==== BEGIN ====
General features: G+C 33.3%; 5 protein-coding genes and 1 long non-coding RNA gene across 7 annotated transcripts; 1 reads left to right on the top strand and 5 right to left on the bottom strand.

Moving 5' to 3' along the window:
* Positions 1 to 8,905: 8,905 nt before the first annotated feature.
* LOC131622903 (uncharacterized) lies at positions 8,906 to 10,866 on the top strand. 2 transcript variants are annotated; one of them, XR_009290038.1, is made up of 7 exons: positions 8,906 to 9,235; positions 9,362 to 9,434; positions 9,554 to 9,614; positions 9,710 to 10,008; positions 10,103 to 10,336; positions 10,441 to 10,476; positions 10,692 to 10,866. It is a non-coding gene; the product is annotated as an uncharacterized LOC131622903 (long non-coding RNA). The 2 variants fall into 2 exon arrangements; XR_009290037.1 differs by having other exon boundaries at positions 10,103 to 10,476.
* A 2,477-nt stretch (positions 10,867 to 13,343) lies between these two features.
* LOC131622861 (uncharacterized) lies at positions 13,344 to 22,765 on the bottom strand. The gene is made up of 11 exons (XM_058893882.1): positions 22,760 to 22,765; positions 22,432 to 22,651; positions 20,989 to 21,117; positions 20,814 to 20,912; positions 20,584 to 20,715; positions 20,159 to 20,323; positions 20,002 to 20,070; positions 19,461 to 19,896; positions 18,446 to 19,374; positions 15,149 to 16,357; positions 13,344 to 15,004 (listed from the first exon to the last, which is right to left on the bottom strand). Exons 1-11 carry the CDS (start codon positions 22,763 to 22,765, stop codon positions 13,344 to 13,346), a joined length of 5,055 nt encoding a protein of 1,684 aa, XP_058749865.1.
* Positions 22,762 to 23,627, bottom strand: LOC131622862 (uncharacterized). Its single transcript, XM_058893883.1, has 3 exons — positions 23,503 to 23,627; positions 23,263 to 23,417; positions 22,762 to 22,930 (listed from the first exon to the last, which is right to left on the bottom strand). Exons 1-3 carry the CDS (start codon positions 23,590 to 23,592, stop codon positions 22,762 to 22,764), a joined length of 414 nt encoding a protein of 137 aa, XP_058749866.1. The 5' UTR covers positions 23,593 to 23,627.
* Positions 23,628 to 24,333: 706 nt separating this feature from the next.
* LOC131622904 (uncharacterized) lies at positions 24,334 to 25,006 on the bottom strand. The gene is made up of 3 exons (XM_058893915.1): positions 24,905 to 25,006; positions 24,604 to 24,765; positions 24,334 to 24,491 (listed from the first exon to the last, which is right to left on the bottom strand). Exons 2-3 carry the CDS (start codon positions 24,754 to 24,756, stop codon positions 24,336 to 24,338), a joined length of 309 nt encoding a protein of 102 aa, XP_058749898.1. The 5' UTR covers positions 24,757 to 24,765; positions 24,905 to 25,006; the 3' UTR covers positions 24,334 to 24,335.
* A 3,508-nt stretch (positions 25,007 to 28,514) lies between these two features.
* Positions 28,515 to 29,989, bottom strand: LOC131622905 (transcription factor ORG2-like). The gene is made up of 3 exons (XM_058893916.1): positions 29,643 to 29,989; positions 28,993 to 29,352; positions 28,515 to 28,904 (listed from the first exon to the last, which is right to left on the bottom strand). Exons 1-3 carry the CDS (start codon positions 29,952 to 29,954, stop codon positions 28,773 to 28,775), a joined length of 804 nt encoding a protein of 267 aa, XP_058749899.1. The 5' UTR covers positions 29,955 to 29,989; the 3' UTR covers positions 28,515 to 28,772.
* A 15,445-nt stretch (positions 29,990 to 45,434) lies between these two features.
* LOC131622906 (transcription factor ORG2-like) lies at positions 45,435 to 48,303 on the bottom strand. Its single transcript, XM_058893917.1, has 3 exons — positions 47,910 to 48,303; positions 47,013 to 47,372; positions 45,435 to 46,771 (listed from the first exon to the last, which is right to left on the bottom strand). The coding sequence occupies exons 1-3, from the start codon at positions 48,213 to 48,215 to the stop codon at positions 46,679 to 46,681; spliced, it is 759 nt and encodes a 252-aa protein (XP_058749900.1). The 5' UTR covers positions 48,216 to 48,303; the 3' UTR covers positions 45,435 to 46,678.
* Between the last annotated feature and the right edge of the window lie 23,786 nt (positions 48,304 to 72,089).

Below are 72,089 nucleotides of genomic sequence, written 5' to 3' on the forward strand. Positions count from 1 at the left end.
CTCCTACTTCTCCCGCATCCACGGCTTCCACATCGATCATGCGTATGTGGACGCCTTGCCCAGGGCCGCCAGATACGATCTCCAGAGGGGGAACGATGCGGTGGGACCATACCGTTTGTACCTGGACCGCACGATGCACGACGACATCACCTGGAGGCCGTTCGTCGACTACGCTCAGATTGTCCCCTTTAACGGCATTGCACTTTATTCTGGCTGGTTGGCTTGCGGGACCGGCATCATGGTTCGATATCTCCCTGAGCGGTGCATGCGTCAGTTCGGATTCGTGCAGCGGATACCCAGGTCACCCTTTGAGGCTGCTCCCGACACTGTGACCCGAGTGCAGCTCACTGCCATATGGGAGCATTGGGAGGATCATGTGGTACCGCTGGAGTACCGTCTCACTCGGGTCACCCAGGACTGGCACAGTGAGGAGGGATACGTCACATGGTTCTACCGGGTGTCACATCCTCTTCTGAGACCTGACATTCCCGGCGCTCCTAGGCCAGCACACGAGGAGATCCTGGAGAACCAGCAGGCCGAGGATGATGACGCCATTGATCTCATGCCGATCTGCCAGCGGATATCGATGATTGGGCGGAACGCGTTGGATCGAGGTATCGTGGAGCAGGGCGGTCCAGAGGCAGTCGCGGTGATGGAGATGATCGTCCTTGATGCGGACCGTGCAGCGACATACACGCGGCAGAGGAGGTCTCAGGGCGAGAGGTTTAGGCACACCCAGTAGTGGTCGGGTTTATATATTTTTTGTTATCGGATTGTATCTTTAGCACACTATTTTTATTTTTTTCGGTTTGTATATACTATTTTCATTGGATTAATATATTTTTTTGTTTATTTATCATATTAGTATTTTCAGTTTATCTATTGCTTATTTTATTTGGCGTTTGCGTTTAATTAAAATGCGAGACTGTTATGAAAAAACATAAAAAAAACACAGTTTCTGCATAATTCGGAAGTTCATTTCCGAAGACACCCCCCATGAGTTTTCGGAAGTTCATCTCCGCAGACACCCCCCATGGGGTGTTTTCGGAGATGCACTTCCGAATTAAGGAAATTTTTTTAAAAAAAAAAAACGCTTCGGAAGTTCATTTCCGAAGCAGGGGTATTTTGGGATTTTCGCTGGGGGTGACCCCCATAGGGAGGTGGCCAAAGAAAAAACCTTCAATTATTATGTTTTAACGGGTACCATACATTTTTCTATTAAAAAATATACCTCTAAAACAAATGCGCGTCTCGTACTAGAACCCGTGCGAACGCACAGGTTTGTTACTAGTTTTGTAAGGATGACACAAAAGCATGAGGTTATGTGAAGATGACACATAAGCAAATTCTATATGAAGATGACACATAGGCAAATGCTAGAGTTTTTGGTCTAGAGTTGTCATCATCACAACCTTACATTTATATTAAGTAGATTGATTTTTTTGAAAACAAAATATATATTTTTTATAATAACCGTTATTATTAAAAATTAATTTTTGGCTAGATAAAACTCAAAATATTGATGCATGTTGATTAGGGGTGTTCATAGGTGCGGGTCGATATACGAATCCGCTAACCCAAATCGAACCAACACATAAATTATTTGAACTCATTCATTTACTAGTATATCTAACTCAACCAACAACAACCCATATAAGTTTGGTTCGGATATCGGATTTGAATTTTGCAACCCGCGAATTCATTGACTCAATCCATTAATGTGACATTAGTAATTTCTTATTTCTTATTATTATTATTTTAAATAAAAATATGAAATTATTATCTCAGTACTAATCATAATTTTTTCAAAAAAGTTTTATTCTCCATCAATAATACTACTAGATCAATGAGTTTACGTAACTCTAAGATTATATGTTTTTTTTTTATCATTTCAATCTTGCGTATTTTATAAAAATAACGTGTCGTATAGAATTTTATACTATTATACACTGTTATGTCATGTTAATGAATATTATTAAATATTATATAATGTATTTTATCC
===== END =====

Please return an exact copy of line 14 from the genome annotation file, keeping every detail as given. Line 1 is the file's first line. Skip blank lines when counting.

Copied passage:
* Between the last annotated feature and the right edge of the window lie 23,786 nt (positions 48,304 to 72,089).